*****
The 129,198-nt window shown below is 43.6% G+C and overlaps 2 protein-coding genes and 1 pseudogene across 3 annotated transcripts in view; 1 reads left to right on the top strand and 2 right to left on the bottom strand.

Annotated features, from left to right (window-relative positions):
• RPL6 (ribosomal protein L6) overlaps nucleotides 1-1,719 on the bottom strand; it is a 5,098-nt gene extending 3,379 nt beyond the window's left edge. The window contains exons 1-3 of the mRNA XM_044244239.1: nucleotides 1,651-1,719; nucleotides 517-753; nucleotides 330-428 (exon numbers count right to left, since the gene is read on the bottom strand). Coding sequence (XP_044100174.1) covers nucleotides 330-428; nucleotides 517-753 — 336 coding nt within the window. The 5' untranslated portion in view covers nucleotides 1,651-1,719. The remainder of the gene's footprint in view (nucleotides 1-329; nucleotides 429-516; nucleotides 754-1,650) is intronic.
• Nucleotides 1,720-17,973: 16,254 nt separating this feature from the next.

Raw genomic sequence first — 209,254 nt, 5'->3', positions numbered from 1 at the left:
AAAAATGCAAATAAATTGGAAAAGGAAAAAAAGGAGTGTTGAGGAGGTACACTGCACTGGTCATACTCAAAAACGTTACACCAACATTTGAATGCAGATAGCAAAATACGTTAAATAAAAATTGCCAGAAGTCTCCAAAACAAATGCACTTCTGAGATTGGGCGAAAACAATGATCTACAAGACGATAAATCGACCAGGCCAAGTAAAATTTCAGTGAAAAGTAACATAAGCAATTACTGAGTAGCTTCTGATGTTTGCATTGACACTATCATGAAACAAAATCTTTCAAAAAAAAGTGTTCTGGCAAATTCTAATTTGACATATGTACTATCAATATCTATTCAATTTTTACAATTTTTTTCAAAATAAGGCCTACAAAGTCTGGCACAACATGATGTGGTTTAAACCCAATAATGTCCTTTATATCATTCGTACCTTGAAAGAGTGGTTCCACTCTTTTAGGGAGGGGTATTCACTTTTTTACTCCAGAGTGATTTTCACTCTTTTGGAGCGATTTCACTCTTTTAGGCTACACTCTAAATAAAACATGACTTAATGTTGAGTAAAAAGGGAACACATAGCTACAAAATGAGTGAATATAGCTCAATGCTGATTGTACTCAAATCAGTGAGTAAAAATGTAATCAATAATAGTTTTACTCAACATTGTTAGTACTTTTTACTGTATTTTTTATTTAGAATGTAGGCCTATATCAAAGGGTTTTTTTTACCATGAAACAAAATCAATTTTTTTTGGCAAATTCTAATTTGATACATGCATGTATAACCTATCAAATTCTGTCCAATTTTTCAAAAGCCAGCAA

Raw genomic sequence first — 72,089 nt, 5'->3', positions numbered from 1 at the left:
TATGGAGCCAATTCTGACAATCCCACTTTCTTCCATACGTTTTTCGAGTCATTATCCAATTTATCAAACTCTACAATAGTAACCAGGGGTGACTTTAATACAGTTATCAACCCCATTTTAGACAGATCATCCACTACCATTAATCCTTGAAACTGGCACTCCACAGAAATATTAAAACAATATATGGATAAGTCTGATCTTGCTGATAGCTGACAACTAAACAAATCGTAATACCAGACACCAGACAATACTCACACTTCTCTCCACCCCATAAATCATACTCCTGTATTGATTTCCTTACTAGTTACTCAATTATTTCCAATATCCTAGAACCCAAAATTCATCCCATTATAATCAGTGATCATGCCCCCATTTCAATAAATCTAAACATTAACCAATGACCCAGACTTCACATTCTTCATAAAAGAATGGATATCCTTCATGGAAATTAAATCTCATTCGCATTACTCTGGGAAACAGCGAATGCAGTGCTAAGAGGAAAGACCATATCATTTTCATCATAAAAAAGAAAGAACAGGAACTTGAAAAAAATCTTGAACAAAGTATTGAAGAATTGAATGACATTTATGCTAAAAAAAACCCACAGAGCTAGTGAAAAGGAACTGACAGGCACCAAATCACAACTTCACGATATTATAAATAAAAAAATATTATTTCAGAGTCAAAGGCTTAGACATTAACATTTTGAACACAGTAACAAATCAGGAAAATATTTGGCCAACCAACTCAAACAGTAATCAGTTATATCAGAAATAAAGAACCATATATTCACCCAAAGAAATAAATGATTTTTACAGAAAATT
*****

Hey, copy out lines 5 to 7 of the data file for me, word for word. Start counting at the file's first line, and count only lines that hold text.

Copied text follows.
Raw genomic sequence first — 209,254 nt, 5'->3', positions numbered from 1 at the left:
AAAAATGCAAATAAATTGGAAAAGGAAAAAAAGGAGTGTTGAGGAGGTACACTGCACTGGTCATACTCAAAAACGTTACACCAACATTTGAATGCAGATAGCAAAATACGTTAAATAAAAATTGCCAGAAGTCTCCAAAACAAATGCACTTCTGAGATTGGGCGAAAACAATGATCTACAAGACGATAAATCGACCAGGCCAAGTAAAATTTCAGTGAAAAGTAACATAAGCAATTACTGAGTAGCTTCTGATGTTTGCATTGACACTATCATGAAACAAAATCTTTCAAAAAAAAGTGTTCTGGCAAATTCTAATTTGACATATGTACTATCAATATCTATTCAATTTTTACAATTTTTTTCAAAATAAGGCCTACAAAGTCTGGCACAACATGATGTGGTTTAAACCCAATAATGTCCTTTATATCATTCGTACCTTGAAAGAGTGGTTCCACTCTTTTAGGGAGGGGTATTCACTTTTTTACTCCAGAGTGATTTTCACTCTTTTGGAGCGATTTCACTCTTTTAGGCTACACTCTAAATAAAACATGACTTAATGTTGAGTAAAAAGGGAACACATAGCTACAAAATGAGTGAATATAGCTCAATGCTGATTGTACTCAAATCAGTGAGTAAAAATGTAATCAATAATAGTTTTACTCAACATTGTTAGTACTTTTTACTGTATTTTTTATTTAGAATGTAGGCCTATATCAAAGGGTTTTTTTTACCATGAAACAAAATCAATTTTTTTTGGCAAATTCTAATTTGATACATGCATGTATAACCTATCAAATTCTGTCCAATTTTTCAAAAGCCAGCAA

Raw genomic sequence first — 72,089 nt, 5'->3', positions numbered from 1 at the left: